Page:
Things you can live without

Updated: Nov 9, 2018

Please read to the end to find out why we've got an orangutan photo with a blog post on things you should limit in your diet for maximum health. :o)

When we have a cut that becomes infected, we know our immune system is fighting to fend off an attack on our body. Chronic inflammation is the same thing, but it doesn't shut down. Our immune system is working to protect our body from the unhealthy effects of a diet high in fats and sugar.

That's why inflammation has become such a hot topic for medical research. Many studies show chronic inflammation can lead to heart attacks, contribute to Alzheimers, cancer, Parkinson’s, rheumatoid arthritis, cataracts, kidney disease, and the development of Type 2 diabetes. Yes, that's a lot! That's why taking on inflammation as part of a healthy lifestyle is essential, and may prevent or even reverse some of the effects of these diseases aggravated by chronic inflammation.

This week we'll go over things you should consider eliminating or limiting in support of your health:

1. Sugar: Seriously, this should be a controlled substance! Refined sugar, in fact anything ending in -ose, from dextrose to fructose, as well as high-fructose corn syrup used in everything from candy to soft drinks, is a problem. Sugar leads to increased insulin resistance and uric acid levels, injures blood vessels, and contains lots of calories, leading to weight gain, which begins a vicious cycle that submarines your health.

2. Vegetable and Seed Oils: Oils with high amounts of omega-6 fat, such as corn, soy, sunflower, safflower, canola and peanut, can be healthy in small amounts. But most people use too much, which throws off the balance of omega-6 to omega-3 fats (fatty fish, flax), leading to inflammation.

3. Refined Carbs: White bread, rice, pasta, chips and snack foods raise blood glucose, contribute to weight gain and inflame your gut. 'Nuf said. Limit refined carbs to limit inflammation.

4. Processed or Smoked Meats: Meats in general, but especially those formed by high temperature, dry cooking such as sausage, bacon, ham and beef jerky form harmful substances called AGEs (advanced glycation end-products). Limiting AGEs promotes inflammation reduction, and thus improves health. A strategy for inhibiting AGEs is to marinate meat with acidic ingredients such as lemon juice and vinegar. At The Tasty Path, we marinate most of our meats--it's great for flavor, but also inhibits AGEs!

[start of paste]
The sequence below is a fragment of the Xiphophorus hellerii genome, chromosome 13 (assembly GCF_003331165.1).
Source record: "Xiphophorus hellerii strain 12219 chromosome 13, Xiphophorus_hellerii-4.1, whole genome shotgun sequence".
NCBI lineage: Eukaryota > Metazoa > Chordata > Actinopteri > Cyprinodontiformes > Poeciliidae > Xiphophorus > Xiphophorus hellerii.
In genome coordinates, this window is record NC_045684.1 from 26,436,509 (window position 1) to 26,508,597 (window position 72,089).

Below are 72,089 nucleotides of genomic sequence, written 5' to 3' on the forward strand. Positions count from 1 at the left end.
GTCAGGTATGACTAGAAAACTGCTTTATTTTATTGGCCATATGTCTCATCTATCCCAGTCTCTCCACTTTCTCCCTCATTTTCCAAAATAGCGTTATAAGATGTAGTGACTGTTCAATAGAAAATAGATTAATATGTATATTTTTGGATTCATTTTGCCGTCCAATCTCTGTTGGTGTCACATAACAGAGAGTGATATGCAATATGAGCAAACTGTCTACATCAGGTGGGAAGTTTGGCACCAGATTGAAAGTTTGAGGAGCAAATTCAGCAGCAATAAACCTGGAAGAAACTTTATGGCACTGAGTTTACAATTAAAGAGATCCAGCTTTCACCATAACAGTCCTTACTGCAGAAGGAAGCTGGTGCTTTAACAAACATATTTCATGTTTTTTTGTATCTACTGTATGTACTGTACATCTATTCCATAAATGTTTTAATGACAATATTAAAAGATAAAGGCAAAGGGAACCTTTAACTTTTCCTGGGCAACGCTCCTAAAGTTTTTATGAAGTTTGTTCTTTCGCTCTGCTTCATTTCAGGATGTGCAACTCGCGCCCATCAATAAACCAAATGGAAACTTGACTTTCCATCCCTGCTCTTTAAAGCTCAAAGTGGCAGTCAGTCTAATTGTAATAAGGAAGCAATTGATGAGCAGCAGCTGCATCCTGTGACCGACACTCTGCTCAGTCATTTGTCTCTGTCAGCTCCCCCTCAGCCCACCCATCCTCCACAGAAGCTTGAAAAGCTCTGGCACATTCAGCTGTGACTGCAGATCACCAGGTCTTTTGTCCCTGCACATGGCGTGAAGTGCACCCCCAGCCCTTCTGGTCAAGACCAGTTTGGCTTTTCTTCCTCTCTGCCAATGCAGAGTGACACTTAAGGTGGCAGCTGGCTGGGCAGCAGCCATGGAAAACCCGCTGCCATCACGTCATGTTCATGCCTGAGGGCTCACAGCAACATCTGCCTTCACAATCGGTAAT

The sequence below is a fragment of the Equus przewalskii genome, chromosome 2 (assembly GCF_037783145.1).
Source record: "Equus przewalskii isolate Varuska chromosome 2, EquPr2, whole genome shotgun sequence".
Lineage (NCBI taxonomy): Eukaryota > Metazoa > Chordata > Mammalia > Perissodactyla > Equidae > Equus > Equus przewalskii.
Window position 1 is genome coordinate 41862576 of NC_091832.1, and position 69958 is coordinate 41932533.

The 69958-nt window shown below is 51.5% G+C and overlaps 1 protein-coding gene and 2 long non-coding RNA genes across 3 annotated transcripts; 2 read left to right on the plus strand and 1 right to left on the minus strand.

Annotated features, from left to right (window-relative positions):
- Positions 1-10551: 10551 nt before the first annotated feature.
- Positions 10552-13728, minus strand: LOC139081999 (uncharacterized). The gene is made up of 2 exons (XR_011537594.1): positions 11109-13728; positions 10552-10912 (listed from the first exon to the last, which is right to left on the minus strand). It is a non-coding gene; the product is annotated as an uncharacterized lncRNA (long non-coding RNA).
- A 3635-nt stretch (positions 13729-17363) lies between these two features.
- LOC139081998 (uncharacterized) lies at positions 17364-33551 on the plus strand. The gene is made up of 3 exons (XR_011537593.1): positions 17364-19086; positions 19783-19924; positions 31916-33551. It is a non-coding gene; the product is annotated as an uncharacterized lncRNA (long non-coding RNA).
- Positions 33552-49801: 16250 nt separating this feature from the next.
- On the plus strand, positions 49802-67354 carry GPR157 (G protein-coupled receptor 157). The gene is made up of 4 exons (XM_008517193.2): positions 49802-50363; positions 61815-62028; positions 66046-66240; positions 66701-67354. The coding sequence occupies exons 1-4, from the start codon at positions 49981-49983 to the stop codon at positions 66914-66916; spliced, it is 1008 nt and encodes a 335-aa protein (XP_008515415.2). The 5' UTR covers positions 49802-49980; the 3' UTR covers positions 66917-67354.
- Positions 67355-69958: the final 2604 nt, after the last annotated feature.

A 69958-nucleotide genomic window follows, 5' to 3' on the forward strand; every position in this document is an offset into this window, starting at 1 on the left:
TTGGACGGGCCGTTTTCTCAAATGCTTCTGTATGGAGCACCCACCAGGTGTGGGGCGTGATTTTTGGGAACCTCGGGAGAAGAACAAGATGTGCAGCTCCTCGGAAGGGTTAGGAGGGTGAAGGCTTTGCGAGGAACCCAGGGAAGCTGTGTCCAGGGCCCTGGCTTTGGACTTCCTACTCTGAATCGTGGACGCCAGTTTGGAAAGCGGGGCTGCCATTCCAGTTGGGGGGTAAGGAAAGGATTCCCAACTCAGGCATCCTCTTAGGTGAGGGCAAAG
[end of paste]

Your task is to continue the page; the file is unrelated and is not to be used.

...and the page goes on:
5. Alcohol: Excessive consumption causes bad bacteria to move out of the digestive tract into other parts of the body, leading to increased inflammation. While a couple of standard sized drinks may have some health benefits, too much alcohol is harmful to your personal biome.

There you have it. Science is getting more convinced inflammation is playing a big role in the diseases that contribute to the most common health problems. While big Pharma may be looking for a drug to treat inflammation, you can manage inflammation and the associated health risks by avoiding or limiting these items in support of your health. What we don't eat can help us keep chronic inflammation in check.

Next time we'll go over things you should consider adding to, or increasing in your diet in support of your health!

Footnote: Trans fats would have made the list of foods we can do without, but because the link to heart disease was so strong the FDA banned them this year (yay!). We bring it up here, however, because this change, is helping to fuel a crisis for wild orangutans as many food manufacturers are turning to palm oil as a trans fat substitute. The increased demand for palm oil is fueling destruction of the rainforests where orangutans live.

Colorado's own Cheyenne Mountain Zoo is working to raise awareness about the palm oil crisis by providing an app so we can ensure the products we buy come from sustainable palm oil sources that don't devastate orangutan habitats--thank you CMZ!. Learn more and download the app here: Help Save the Orangutans


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